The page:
The Soy Glazed Chicken Wings is another crowd-pleaser, but like the katsu banh mi, it is still very much worth your time. Each wing was coated with a luxuriously sticky soy glaze that was a moreish balance between sweet and savoury, and a sprinkling of black pepper to give it a bit of an edge. If I had one complaint, it would be that I would’ve liked to see a more generous dose of black pepper, but other than that, I happily gobbled down my share of the 6 wings (I know, very generous!).
The main act for the night was the BBQ Pork Belly Ssam Style. This is a riff off the traditional Korean dish, the bossam, which consists of pork belly boiled in spices, served with a multitude of condiments, and lettuce for wrapping. Here, the pork belly has been given a Chinese twist; barbecued in a sweet soy, the taste was strongly reminiscent of char siu. Except instead of a lean pork fillet, this was a glistening slab of pork belly consisting almost entirely of fat. I ended up having to cut more than half of it away, but I was getting pretty full by this point, so it was no hardship. Plus, between fresh lettuce leaves, kimchi, and Korean bean paste, there was plenty of tangy freshness to cut through the fattiness of the pork.
Thankfully, there was also some Greens to make life a little easier. You know those lovely plates of crisp Chinese broccoli doused in soy you get at yum cha? This is like that, but about 6 times better. The gai lan was augmented with the addition of charred sprigs of broccolini, plenty of garlic, and a dark, earthy sauce of smoked soy and savoury fermented black beans. It is everything good about the traditional dish, but amplified to new heights.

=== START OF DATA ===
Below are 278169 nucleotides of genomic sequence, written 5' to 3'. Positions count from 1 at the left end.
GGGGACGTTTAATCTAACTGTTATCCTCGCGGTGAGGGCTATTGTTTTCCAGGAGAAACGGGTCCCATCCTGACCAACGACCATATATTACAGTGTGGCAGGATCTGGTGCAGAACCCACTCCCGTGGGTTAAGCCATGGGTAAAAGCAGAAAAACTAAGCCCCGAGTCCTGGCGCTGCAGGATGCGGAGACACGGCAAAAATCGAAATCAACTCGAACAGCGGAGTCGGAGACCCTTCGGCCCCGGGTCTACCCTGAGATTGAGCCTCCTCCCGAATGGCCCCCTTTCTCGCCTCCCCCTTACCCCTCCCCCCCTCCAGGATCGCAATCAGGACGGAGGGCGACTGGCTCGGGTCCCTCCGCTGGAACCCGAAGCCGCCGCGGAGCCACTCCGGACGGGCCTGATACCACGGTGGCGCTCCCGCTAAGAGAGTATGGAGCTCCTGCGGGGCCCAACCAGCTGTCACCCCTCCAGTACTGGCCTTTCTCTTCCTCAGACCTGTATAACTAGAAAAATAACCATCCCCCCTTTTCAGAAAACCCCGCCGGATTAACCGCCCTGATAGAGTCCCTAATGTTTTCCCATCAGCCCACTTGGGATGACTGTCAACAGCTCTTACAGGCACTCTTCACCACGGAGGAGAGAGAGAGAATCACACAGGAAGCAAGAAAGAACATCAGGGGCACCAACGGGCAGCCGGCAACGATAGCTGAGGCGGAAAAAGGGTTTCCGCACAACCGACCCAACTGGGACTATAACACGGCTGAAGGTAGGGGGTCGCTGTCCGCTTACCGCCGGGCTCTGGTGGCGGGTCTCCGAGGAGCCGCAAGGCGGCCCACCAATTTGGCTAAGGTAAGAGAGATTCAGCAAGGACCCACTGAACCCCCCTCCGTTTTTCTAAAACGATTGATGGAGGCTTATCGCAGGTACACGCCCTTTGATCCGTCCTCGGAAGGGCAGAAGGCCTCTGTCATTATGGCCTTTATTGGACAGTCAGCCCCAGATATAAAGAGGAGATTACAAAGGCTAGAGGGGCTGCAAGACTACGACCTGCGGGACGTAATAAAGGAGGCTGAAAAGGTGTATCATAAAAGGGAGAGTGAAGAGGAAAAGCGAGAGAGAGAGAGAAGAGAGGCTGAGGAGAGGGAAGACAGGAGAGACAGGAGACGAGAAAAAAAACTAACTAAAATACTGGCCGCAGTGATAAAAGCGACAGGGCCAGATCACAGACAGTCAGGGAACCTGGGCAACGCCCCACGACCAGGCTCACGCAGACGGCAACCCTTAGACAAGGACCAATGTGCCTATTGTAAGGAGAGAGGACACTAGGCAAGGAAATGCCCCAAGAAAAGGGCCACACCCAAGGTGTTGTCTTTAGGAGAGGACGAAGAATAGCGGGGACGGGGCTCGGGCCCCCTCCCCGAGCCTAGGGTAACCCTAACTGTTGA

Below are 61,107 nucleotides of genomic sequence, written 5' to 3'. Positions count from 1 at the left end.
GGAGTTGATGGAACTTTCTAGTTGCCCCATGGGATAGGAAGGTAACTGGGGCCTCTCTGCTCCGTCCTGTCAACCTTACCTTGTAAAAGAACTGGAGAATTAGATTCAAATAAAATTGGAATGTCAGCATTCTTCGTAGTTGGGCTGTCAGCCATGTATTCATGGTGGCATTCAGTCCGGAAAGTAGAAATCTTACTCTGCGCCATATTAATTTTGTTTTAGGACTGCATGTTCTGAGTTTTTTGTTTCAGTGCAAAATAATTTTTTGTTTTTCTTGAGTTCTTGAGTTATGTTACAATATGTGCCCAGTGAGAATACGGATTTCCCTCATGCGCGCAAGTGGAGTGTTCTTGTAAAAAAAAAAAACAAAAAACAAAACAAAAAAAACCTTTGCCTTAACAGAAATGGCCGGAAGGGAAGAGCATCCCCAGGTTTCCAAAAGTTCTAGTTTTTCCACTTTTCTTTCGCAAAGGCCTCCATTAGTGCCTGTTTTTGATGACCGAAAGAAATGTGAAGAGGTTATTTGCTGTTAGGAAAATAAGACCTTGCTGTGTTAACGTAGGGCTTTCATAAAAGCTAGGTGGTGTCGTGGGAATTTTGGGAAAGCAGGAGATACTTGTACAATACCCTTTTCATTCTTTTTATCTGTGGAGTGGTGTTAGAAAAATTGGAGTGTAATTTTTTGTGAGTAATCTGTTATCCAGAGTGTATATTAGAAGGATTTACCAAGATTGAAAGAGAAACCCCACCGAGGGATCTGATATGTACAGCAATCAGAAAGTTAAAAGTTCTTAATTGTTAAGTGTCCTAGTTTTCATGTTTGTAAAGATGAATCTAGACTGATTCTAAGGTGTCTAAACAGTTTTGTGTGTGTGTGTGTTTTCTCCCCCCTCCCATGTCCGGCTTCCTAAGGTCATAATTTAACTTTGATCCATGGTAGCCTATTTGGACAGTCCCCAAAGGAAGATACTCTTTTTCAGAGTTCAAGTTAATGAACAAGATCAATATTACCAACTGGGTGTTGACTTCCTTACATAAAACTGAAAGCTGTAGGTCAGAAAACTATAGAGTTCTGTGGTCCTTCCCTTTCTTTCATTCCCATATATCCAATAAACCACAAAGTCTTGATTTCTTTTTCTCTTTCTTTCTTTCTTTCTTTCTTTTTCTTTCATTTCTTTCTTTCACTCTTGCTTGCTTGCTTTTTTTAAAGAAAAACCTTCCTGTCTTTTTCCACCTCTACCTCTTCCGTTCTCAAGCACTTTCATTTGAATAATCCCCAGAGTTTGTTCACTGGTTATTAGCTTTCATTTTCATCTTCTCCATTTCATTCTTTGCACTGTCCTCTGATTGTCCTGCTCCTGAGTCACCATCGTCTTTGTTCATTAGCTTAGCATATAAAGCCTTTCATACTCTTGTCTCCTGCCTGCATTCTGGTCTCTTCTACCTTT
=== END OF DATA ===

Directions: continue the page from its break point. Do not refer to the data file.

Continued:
Because it was Chris’ birthday, I let him have his choice of dessert, and he gleefully decided on the Stoner’s Delight Part 3. Frankly, it would be easier to talk about what’s not in this, but here’s what the menu lists: doughnut ice cream, raspberry curd, peanut dulce de leche, peanut and pretzel brittle, crispy bacon, Mars Bar brownie, potato chips, and deep fried Nutella. It seems like way too much, and in a way it definitely is, but the sheer variety of textures and flavours stops any one element from feeling excessive. It’s a really fun dish to explore, and highlights include the addictively salty dulce de leche, and the ice cream reminiscent of sugar cinnamon doughnuts. There’s nothing here that will blow your mind, but with its mad stoner scientist vibes, it’s a memorable one for sure.
Despite its hatted status, Ms G’s is not fine dining, nor does it try to be. The food is fun and energetic, taking its influences from all across Asia. This approach is nothing new; what sets it apart from all the other Asian fusion restaurants out there is the execution – there’s no half-baked mashups that achieve nothing other than proving that some things just shouldn’t be. There may not be any remarkable culinary achievements here (cheeseburger spring roll aside), but there’s something to be said about an 9-course meal that was highly enjoyable from beginning to end, and for only $69pp to boot.
Rating: 15/20 – good value good times.
This rating reflects my personal experience at the time of visit.